Just a year ago, the Snohomish Health District stood at a crossroads as described in a Sept.19, 2016, Daily Herald article: “Once excellent” Snohomish Health District now “crumbling away.”
Our director and health officer of 10 years had announced his retirement, the Ruckelshaus Center had released its situation assessment report painting a picture of disengagement and obscurity, and the weight of a potential merger with Snohomish County and chronic underfunding persisted.
In parallel with these operational issues, the opioid epidemic was ravaging our communities, and the health district had not fully engaged with the problem. State law mandates that the district “supervise the maintenance of all health and sanitary measures for protection of the public health within its jurisdiction,” but it was limited in how it could use the majority of the funding — and opioids were not a funded item.
A change of direction was critical if the health district was going to deliver on this mandate and its mission “to improve the health of individuals, families, and communities through disease prevention, health promotion and protection from environmental threats.” Our leadership, with Board of Health support, approached cities and Snohomish County to form a partnership to protect existing programs and to enhance public health services, as well as address opioids. Each city and the county was asked for $2 per capita. They answered positively, and we launched our enhanced opioid efforts.
System changes to address opioids
From a public health perspective, opioid use disorder is a disease, not a failure of will. As a society, we create systems and environments that make illness or wellness easier or more difficult to achieve.
Several decades ago, tobacco use was prevalent throughout society, and smoking indoors was the norm. This norm was supported by policies that allowed this behavior, as well as a system that promoted tobacco use. Through system change, we began limiting advertising and the locations where products could be used, while also working to make services to aid quitting more available. This resulted in a decline in tobacco use by helping users quit and preventing youth from starting.
The same approach goes for opioids. We must change the system of how and why people misuse and abuse, as well as provide treatment options and reduce the collateral damage. We do not have a single silver bullet for prevention, but we do have many solutions at our disposal. In the past six months, the health district and its many community partners have made significant strides:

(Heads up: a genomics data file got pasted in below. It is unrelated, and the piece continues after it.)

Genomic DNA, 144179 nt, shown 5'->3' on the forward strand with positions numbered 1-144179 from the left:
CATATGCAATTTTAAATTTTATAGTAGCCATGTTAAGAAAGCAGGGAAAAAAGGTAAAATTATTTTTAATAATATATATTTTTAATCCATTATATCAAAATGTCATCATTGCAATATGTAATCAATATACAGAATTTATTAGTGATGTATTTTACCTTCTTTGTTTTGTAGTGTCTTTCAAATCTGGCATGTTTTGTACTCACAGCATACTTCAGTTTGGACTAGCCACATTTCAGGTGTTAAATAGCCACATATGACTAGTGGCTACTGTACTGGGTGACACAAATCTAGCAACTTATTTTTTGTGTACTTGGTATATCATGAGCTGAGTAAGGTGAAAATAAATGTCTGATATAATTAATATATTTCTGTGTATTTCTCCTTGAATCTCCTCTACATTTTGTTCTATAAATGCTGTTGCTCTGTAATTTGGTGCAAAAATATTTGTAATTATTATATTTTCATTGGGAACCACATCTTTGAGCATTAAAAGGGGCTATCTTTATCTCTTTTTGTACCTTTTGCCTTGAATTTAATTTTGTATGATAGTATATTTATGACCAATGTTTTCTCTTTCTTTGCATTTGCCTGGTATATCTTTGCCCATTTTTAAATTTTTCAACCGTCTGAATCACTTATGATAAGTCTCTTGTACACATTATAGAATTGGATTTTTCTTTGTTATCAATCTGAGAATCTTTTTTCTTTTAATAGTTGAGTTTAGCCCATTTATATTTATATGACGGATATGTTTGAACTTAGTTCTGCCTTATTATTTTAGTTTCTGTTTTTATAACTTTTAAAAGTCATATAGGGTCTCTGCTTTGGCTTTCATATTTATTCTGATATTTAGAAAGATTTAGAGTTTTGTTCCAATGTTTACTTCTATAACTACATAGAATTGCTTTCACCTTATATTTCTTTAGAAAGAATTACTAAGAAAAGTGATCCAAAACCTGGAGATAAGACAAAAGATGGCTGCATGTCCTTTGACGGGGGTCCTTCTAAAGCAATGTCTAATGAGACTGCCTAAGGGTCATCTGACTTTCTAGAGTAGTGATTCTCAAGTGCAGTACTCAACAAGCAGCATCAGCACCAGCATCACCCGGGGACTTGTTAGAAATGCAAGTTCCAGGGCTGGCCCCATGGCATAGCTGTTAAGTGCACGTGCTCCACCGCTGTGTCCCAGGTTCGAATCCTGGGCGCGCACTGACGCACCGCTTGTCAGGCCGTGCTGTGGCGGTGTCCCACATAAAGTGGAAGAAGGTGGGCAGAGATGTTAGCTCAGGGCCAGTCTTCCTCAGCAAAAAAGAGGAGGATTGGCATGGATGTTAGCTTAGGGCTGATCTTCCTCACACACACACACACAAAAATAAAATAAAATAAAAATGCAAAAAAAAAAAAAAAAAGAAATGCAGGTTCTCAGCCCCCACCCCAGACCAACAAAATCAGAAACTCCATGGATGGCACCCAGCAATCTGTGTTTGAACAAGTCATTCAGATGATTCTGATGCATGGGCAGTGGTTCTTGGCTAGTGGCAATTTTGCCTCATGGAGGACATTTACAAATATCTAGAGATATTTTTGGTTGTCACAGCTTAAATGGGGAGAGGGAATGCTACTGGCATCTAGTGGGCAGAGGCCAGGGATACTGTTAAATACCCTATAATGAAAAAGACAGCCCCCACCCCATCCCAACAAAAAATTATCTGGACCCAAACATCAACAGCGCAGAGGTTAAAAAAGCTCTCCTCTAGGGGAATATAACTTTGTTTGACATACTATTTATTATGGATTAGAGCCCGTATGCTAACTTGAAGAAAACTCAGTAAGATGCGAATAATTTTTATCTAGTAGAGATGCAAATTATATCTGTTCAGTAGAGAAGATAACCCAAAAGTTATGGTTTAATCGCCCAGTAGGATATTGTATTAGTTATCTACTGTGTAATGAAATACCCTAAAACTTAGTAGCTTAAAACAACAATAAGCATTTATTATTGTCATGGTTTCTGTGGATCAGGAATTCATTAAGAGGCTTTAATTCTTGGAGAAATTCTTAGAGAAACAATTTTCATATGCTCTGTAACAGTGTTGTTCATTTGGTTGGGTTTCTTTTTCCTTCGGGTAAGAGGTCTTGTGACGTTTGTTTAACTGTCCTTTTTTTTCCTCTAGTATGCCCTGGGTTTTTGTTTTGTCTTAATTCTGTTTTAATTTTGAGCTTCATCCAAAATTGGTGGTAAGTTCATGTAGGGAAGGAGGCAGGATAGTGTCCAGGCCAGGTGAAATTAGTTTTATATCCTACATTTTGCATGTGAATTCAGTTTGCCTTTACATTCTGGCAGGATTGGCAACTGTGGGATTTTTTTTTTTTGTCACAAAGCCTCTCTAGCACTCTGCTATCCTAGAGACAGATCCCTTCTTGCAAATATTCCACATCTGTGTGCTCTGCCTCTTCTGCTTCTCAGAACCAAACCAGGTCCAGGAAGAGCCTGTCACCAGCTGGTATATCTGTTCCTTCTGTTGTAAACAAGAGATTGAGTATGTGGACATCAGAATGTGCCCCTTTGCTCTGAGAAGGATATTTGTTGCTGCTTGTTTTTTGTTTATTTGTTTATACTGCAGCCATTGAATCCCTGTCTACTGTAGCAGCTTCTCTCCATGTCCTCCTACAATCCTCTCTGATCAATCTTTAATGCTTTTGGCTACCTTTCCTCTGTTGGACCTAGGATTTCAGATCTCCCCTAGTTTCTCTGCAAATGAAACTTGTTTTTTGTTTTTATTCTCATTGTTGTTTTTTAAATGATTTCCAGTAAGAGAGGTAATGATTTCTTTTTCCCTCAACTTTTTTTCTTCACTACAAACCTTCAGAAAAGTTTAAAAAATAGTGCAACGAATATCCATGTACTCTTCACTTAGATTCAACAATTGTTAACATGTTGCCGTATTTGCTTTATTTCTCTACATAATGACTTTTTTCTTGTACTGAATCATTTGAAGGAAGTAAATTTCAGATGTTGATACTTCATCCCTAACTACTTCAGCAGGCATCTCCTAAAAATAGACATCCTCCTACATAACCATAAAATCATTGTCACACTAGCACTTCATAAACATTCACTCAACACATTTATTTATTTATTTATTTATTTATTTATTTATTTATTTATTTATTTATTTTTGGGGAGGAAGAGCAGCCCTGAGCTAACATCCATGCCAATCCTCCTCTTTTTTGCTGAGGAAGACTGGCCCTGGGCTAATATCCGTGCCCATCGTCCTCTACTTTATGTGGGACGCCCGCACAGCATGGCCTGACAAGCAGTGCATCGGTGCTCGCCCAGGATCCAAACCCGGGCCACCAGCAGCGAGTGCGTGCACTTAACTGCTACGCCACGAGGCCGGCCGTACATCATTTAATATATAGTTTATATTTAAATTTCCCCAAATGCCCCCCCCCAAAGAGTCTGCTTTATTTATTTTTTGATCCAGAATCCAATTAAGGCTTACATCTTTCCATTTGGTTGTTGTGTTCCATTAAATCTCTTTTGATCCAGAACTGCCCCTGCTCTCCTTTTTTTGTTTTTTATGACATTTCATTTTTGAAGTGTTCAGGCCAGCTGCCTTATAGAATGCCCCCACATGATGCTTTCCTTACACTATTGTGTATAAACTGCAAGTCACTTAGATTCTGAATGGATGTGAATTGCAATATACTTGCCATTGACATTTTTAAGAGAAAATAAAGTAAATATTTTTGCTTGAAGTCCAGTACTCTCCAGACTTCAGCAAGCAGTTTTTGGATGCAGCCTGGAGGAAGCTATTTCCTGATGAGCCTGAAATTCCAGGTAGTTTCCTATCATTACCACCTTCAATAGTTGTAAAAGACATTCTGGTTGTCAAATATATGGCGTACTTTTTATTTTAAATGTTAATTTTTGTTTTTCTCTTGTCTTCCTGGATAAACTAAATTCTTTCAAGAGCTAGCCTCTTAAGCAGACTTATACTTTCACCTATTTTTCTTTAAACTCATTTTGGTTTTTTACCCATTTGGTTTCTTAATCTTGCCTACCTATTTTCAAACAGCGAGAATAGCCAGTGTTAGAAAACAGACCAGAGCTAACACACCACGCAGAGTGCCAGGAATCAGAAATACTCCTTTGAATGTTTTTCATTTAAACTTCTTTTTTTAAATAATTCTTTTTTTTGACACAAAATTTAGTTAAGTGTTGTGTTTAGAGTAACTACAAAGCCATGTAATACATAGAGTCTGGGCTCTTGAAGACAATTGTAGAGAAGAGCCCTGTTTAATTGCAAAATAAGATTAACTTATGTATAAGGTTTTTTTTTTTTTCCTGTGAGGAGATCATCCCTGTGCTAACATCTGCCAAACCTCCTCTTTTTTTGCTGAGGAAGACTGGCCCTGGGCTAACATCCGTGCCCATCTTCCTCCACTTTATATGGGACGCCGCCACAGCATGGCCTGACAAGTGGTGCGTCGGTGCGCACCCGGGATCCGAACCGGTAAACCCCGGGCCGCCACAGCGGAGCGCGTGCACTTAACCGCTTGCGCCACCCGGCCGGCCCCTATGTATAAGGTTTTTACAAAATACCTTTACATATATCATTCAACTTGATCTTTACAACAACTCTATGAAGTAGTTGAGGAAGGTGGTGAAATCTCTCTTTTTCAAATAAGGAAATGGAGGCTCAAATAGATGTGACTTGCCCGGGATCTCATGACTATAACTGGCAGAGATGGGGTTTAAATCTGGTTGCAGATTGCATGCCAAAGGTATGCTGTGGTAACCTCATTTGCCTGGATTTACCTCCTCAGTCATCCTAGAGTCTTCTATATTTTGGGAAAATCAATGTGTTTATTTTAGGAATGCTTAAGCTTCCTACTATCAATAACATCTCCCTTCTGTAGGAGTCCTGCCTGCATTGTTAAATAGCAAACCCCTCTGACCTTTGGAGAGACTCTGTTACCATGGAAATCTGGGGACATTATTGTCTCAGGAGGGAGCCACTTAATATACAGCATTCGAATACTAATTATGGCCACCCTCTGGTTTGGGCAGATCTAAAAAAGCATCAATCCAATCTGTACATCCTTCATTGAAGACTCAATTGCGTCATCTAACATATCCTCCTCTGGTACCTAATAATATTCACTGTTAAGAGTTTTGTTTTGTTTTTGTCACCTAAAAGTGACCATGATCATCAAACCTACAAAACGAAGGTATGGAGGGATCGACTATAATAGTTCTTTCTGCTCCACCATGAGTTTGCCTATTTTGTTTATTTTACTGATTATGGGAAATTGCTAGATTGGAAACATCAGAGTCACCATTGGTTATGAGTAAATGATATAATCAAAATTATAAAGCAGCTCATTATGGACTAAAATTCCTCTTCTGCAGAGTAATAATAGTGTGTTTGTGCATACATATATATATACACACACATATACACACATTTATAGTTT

We implemented the eighth secure medicine take-back program in the nation, funded by the pharmaceutical industry. It now operates at local law enforcement locations and pharmacies around the county. Information can be found at www.med-project.org.
A one-stop-shop for opioid information and resources was launched and can be found at www.snohomishoverdoseprevention.com.
Community syringe cleanup kits are available at the health district’s Everett location, as well as from some other government partners.
We have distributed lock bags at community events so prescription drugs can be securely stored at home.
Innovative sources of data to report and track the opioid epidemic are being explored and carried out, such as the seven-day overdose count we oversaw in July.
We’ve maintained our services of working with law and code enforcement officers to clean up nuisance properties.
Our WIC/First Steps programs and public health nurses continue to work with at-risk and addicted parents to break the cycle by raising a healthy next generation.
And we’re collaborating with multiple local partners in developing the next phase. A lot has been accomplished, but there is still much more to do.
We envision a future where the Snohomish Health District is viewed as the community’s chief health strategist. As the world changes, we must also change to meet current and future demands. Being the chief health strategist means knowing in real time the health of the community, being nimble and adaptable to new causes of illness and injury, and targeting those causes of illness quickly and effectively. It means collaboratively working with traditional and nontraditional partners to get the job done by being approachable and accountable, customer-savvy, and modern through the use of technology. We have also started the journey to national public health accreditation and expect it to be completed in 2019.
The Ruckelshaus Center stated in its assessment that “interviewees envisioned a future where public health would be recognized, relevant and of value to the people of Snohomish County.”
We couldn’t agree more, and if the past six months are an indication of the next six years, we are well on our way.
Adrienne Fraley-Monillas is the chairwoman of the Board of Health and a member of the Edmonds City Council. Jefferson Ketchel is the interim administrator of the Snohomish Health District.
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